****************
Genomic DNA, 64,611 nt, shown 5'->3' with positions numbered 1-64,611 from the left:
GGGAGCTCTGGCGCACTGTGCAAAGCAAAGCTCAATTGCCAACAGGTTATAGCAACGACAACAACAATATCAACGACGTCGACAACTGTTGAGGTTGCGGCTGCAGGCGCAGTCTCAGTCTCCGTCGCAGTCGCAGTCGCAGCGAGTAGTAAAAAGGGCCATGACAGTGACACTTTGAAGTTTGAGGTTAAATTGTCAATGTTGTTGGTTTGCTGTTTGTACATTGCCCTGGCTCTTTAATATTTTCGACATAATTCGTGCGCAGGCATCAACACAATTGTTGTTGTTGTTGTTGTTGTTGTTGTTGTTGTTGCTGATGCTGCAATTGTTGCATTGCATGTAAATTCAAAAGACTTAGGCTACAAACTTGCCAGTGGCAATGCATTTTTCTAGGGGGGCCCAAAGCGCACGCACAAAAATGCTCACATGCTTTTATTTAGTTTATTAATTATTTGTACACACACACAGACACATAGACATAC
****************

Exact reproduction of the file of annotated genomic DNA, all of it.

Genomic DNA, 64,611 nt, shown 5'->3' with positions numbered 1-64,611 from the left:
GGGAGCTCTGGCGCACTGTGCAAAGCAAAGCTCAATTGCCAACAGGTTATAGCAACGACAACAACAATATCAACGACGTCGACAACTGTTGAGGTTGCGGCTGCAGGCGCAGTCTCAGTCTCCGTCGCAGTCGCAGTCGCAGCGAGTAGTAAAAAGGGCCATGACAGTGACACTTTGAAGTTTGAGGTTAAATTGTCAATGTTGTTGGTTTGCTGTTTGTACATTGCCCTGGCTCTTTAATATTTTCGACATAATTCGTGCGCAGGCATCAACACAATTGTTGTTGTTGTTGTTGTTGTTGTTGTTGTTGTTGCTGATGCTGCAATTGTTGCATTGCATGTAAATTCAAAAGACTTAGGCTACAAACTTGCCAGTGGCAATGCATTTTTCTAGGGGGGCCCAAAGCGCACGCACAAAAATGCTCACATGCTTTTATTTAGTTTATTAATTATTTGTACACACACACAGACACATAGACATAC